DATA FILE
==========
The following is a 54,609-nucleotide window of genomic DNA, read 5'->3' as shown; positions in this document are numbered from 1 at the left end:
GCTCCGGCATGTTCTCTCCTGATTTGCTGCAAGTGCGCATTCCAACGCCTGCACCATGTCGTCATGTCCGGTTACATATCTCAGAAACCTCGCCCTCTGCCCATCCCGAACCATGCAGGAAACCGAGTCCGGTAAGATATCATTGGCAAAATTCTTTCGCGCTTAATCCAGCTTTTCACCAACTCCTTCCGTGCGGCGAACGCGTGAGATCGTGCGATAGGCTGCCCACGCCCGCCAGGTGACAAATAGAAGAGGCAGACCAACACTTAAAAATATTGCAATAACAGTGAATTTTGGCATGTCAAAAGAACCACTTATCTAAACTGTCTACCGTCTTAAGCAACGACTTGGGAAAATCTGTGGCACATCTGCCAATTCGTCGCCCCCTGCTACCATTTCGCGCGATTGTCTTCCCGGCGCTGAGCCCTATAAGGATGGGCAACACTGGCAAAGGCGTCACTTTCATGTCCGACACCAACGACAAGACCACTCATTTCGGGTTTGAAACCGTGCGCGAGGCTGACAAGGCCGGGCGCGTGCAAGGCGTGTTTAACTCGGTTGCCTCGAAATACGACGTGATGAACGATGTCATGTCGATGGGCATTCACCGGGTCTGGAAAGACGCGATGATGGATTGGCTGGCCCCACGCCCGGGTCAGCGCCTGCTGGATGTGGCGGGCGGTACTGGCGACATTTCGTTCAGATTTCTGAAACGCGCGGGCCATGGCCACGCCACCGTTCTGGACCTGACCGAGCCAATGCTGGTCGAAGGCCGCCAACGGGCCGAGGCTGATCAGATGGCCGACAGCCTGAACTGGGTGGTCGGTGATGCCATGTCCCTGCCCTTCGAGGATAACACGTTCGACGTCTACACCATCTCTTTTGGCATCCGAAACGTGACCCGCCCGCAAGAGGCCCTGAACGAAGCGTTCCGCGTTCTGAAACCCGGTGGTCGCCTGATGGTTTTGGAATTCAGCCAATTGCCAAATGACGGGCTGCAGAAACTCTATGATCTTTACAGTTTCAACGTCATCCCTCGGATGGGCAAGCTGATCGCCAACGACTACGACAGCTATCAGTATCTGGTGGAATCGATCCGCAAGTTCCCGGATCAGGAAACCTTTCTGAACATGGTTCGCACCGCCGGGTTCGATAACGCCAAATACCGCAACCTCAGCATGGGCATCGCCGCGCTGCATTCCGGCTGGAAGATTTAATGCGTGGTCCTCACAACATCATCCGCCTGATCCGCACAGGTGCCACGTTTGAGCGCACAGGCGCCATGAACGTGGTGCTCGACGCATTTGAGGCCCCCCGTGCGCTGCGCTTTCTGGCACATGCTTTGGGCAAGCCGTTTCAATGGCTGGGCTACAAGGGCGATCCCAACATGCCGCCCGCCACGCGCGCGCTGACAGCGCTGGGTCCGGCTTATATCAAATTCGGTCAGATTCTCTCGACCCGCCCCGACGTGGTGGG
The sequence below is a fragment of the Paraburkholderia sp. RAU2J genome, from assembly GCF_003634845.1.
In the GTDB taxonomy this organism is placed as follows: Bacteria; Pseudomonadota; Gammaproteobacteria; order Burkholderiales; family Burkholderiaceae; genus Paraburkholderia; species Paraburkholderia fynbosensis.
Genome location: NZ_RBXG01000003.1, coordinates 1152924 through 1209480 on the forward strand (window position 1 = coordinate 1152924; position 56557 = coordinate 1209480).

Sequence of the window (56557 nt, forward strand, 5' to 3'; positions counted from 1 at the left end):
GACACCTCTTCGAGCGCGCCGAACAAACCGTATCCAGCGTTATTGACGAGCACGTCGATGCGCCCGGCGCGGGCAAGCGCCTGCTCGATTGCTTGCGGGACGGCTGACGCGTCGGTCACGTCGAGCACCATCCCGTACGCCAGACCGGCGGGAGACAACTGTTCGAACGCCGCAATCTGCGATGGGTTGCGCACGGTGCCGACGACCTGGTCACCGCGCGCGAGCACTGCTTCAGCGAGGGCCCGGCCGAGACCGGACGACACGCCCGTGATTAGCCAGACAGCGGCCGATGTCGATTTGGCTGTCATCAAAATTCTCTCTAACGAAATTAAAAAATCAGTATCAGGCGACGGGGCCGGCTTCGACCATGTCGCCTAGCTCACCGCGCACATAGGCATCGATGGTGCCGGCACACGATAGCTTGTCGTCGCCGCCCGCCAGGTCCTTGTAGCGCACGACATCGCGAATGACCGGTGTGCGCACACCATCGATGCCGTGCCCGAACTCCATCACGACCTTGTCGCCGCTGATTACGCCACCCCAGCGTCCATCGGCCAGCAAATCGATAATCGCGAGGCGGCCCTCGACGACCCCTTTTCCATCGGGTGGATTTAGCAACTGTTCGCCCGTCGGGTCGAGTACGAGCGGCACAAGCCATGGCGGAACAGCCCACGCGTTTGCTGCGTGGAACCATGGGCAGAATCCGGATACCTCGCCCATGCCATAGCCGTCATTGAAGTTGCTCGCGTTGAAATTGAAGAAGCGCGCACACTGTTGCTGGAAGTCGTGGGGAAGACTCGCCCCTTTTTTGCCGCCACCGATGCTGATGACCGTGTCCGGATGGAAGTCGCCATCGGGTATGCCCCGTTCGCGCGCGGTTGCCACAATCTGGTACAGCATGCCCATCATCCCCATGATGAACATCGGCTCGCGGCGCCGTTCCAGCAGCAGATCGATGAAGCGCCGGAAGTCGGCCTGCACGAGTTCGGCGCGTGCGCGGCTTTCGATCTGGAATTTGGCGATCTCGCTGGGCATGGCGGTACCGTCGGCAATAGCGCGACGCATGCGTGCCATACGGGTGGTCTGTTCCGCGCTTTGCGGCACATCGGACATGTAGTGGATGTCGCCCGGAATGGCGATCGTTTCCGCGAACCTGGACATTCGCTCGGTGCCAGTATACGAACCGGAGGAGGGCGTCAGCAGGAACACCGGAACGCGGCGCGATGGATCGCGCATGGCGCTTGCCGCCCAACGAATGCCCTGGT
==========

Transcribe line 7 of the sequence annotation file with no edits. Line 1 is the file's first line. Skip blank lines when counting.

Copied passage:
GACACCTCTTCGAGCGCGCCGAACAAACCGTATCCAGCGTTATTGACGAGCACGTCGATGCGCCCGGCGCGGGCAAGCGCCTGCTCGATTGCTTGCGGGACGGCTGACGCGTCGGTCACGTCGAGCACCATCCCGTACGCCAGACCGGCGGGAGACAACTGTTCGAACGCCGCAATCTGCGATGGGTTGCGCACGGTGCCGACGACCTGGTCACCGCGCGCGAGCACTGCTTCAGCGAGGGCCCGGCCGAGACCGGACGACACGCCCGTGATTAGCCAGACAGCGGCCGATGTCGATTTGGCTGTCATCAAAATTCTCTCTAACGAAATTAAAAAATCAGTATCAGGCGACGGGGCCGGCTTCGACCATGTCGCCTAGCTCACCGCGCACATAGGCATCGATGGTGCCGGCACACGATAGCTTGTCGTCGCCGCCCGCCAGGTCCTTGTAGCGCACGACATCGCGAATGACCGGTGTGCGCACACCATCGATGCCGTGCCCGAACTCCATCACGACCTTGTCGCCGCTGATTACGCCACCCCAGCGTCCATCGGCCAGCAAATCGATAATCGCGAGGCGGCCCTCGACGACCCCTTTTCCATCGGGTGGATTTAGCAACTGTTCGCCCGTCGGGTCGAGTACGAGCGGCACAAGCCATGGCGGAACAGCCCACGCGTTTGCTGCGTGGAACCATGGGCAGAATCCGGATACCTCGCCCATGCCATAGCCGTCATTGAAGTTGCTCGCGTTGAAATTGAAGAAGCGCGCACACTGTTGCTGGAAGTCGTGGGGAAGACTCGCCCCTTTTTTGCCGCCACCGATGCTGATGACCGTGTCCGGATGGAAGTCGCCATCGGGTATGCCCCGTTCGCGCGCGGTTGCCACAATCTGGTACAGCATGCCCATCATCCCCATGATGAACATCGGCTCGCGGCGCCGTTCCAGCAGCAGATCGATGAAGCGCCGGAAGTCGGCCTGCACGAGTTCGGCGCGTGCGCGGCTTTCGATCTGGAATTTGGCGATCTCGCTGGGCATGGCGGTACCGTCGGCAATAGCGCGACGCATGCGTGCCATACGGGTGGTCTGTTCCGCGCTTTGCGGCACATCGGACATGTAGTGGATGTCGCCCGGAATGGCGATCGTTTCCGCGAACCTGGACATTCGCTCGGTGCCAGTATACGAACCGGAGGAGGGCGTCAGCAGGAACACCGGAACGCGGCGCGATGGATCGCGCATGGCGCTTGCCGCCCAACGAATGCCCTGGT